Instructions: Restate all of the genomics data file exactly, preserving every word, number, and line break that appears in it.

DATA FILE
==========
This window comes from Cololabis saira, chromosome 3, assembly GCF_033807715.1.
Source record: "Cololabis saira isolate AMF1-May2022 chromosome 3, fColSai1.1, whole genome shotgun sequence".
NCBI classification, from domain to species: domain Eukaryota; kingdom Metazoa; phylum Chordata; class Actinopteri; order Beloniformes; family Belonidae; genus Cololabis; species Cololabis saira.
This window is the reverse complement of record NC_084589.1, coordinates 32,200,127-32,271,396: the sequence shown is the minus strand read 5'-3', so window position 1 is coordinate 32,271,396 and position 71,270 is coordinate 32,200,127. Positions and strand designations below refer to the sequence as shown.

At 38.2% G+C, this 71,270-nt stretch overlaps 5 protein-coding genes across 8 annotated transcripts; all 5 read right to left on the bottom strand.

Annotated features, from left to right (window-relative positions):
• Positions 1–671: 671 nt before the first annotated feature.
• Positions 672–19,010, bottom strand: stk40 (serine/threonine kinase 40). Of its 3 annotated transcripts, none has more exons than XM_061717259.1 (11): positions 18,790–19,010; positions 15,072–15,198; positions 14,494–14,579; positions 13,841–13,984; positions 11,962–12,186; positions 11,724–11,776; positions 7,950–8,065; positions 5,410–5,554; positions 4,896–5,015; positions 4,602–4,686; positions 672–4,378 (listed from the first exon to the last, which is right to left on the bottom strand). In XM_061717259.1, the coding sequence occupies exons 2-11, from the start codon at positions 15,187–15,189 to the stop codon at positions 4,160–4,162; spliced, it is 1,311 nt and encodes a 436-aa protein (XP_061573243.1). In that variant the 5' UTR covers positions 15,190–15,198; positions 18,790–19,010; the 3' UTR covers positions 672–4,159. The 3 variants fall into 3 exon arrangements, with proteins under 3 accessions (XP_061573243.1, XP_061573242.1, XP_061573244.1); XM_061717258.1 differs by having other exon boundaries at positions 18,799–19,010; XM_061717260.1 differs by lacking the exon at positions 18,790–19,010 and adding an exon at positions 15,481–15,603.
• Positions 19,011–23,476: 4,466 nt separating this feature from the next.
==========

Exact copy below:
This window comes from Cololabis saira, chromosome 3, assembly GCF_033807715.1.
Source record: "Cololabis saira isolate AMF1-May2022 chromosome 3, fColSai1.1, whole genome shotgun sequence".
NCBI classification, from domain to species: domain Eukaryota; kingdom Metazoa; phylum Chordata; class Actinopteri; order Beloniformes; family Belonidae; genus Cololabis; species Cololabis saira.
This window is the reverse complement of record NC_084589.1, coordinates 32,200,127-32,271,396: the sequence shown is the minus strand read 5'-3', so window position 1 is coordinate 32,271,396 and position 71,270 is coordinate 32,200,127. Positions and strand designations below refer to the sequence as shown.

At 38.2% G+C, this 71,270-nt stretch overlaps 5 protein-coding genes across 8 annotated transcripts; all 5 read right to left on the bottom strand.

Annotated features, from left to right (window-relative positions):
• Positions 1–671: 671 nt before the first annotated feature.
• Positions 672–19,010, bottom strand: stk40 (serine/threonine kinase 40). Of its 3 annotated transcripts, none has more exons than XM_061717259.1 (11): positions 18,790–19,010; positions 15,072–15,198; positions 14,494–14,579; positions 13,841–13,984; positions 11,962–12,186; positions 11,724–11,776; positions 7,950–8,065; positions 5,410–5,554; positions 4,896–5,015; positions 4,602–4,686; positions 672–4,378 (listed from the first exon to the last, which is right to left on the bottom strand). In XM_061717259.1, the coding sequence occupies exons 2-11, from the start codon at positions 15,187–15,189 to the stop codon at positions 4,160–4,162; spliced, it is 1,311 nt and encodes a 436-aa protein (XP_061573243.1). In that variant the 5' UTR covers positions 15,190–15,198; positions 18,790–19,010; the 3' UTR covers positions 672–4,159. The 3 variants fall into 3 exon arrangements, with proteins under 3 accessions (XP_061573243.1, XP_061573242.1, XP_061573244.1); XM_061717258.1 differs by having other exon boundaries at positions 18,799–19,010; XM_061717260.1 differs by lacking the exon at positions 18,790–19,010 and adding an exon at positions 15,481–15,603.
• Positions 19,011–23,476: 4,466 nt separating this feature from the next.